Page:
A new three-dimensional wellbore stability model is presented that takes into account thermal stresses and the flux of both water and solutes from drilling fluids (muds) into and out of shale formations. Mechanical stresses around a wellbore placed at any arbitrary orientation in a 3-dimensional stress field are coupled with changes in temperature and pore pressure due to water and solute fluxes. The radial and azimuthal variation in the stress distribution and the "failure index" are computed to check for wellbore failure. This model accounts for the hindered diffusion of solutes as well as the osmotically driven flow of water into the shale. The model for the first time allows a user to study the role of solute properties on wellbore stability.
Results from the model show that a maxima or minima in pore pressure can be obtained within a shale. This leads to wellbore failure not always at the wellbore wall as is most commonly assumed but to failure at some distance inside the shale. Since the fluxes of water and solute, and temperature, are time dependent, a clearly time dependent wellbore failure is observed. The time to wellbore failure is shown to be related to the rate of solute and water invasion. Comparisons with experiments conducted with a variety of solutes on different shales show excellent agreement with model results.
It is shown in this study that the solutes present in the mud play an important role in determining not only the water activity but also in controlling the alteration of pore pressures in shales. To account for this phenomenon a model is presented to compute the flux of both water and solutes into or out of shales. The relative magnitudes of these fluxes control the changes in pore pressure in the shale when it is exposed to the mud. The effect of the molecular size of the solute, the permeability of the shale and its membrane efficiency are some of the key parameters that are shown to determine the magnitude of the osmotic contribution to pore pressure. A range of behavior is observed if the solute is changed while the water activity is maintained constant. This clearly indicates the importance of the solute flux in controlling the pore pressure in shales.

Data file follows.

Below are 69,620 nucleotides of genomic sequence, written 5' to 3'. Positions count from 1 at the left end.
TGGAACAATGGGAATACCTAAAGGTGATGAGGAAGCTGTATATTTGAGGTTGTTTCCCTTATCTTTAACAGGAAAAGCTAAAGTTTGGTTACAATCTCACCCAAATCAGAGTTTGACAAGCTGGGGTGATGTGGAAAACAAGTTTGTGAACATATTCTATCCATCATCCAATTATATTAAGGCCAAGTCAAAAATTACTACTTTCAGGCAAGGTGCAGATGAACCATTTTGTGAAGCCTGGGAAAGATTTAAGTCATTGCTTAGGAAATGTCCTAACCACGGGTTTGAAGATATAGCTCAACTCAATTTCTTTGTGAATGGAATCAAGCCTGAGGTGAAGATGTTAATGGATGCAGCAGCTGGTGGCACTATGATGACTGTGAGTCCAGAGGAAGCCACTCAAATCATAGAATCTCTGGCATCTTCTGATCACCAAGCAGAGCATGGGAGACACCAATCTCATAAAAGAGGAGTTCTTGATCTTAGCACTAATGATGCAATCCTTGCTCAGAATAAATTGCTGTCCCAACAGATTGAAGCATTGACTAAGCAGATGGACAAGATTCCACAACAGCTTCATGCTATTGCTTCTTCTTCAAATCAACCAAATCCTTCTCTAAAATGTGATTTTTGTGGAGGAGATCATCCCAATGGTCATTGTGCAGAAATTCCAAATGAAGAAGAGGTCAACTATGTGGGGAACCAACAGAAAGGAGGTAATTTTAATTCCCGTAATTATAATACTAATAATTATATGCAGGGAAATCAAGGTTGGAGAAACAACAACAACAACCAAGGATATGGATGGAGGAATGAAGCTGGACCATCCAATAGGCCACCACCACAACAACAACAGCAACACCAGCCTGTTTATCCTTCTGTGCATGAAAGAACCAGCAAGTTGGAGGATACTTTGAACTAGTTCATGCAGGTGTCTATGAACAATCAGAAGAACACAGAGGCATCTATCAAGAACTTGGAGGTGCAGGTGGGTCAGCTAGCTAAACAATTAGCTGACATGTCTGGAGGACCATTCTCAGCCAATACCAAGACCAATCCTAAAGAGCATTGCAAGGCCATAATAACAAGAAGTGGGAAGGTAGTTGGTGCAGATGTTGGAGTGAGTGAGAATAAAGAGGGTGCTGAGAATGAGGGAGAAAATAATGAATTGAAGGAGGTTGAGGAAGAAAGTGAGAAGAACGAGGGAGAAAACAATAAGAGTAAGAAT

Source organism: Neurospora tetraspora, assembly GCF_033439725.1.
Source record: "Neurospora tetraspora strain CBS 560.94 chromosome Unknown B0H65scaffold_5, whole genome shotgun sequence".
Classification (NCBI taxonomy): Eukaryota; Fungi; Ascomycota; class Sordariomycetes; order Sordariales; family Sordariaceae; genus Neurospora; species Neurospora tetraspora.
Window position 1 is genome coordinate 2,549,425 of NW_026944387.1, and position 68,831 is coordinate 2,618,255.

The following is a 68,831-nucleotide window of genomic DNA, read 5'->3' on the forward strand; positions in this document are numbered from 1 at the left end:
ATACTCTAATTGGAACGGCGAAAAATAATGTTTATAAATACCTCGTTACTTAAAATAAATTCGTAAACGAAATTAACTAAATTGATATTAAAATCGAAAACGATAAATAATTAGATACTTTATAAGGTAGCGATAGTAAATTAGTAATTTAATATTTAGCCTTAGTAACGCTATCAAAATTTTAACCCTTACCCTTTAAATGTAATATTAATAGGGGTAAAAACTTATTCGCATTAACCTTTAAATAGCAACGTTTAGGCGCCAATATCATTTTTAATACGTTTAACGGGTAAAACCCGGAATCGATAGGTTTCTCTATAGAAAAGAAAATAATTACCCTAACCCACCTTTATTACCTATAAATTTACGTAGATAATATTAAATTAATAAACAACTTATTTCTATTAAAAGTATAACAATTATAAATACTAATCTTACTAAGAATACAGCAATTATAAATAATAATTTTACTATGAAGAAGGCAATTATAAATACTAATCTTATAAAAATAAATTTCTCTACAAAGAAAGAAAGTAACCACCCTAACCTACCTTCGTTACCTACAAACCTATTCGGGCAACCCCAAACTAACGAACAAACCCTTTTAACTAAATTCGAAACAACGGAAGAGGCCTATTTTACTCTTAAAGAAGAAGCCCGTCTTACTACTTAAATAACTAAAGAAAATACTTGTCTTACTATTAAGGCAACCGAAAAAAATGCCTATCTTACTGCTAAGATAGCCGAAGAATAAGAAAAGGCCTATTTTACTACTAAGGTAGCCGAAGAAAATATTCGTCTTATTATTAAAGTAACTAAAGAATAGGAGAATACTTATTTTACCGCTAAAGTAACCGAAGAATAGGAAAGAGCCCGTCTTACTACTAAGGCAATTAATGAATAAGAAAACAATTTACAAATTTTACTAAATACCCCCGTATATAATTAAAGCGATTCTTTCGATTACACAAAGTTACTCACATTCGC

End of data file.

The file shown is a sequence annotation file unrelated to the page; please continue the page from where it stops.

Critical mud weights are obtained by inspecting the stability of the wellbore wall and the entire near wellbore region. Pore pressures at different time and position are investigated and presented to explain the model results. It is shown in this study that the critical mud weights are strongly time dependent. The effects of permeability, membrane efficiency of shale, solute diffusion coefficient, mud activity and temperature changes are presented in this work. The collapse and fracture effects of cooling and heating the formations are also presented.
A powerful tool has been developed which can be used to perform thorough investigations of the wellbore stability problem. A user-friendly interface has been developed to ease usage.
Shale instability is a costly problem for the oil and gas industry. Over-gauged boreholes induced by borehole collapse failure, the loss of drilling fluid into the formation due to borehole breakdown failure, and consequent hole cleaning and well control problems are typical occurrences when shales experience failure. These problems are primarily caused by the rock stress exceeding the rock strength as the borehole is drilled.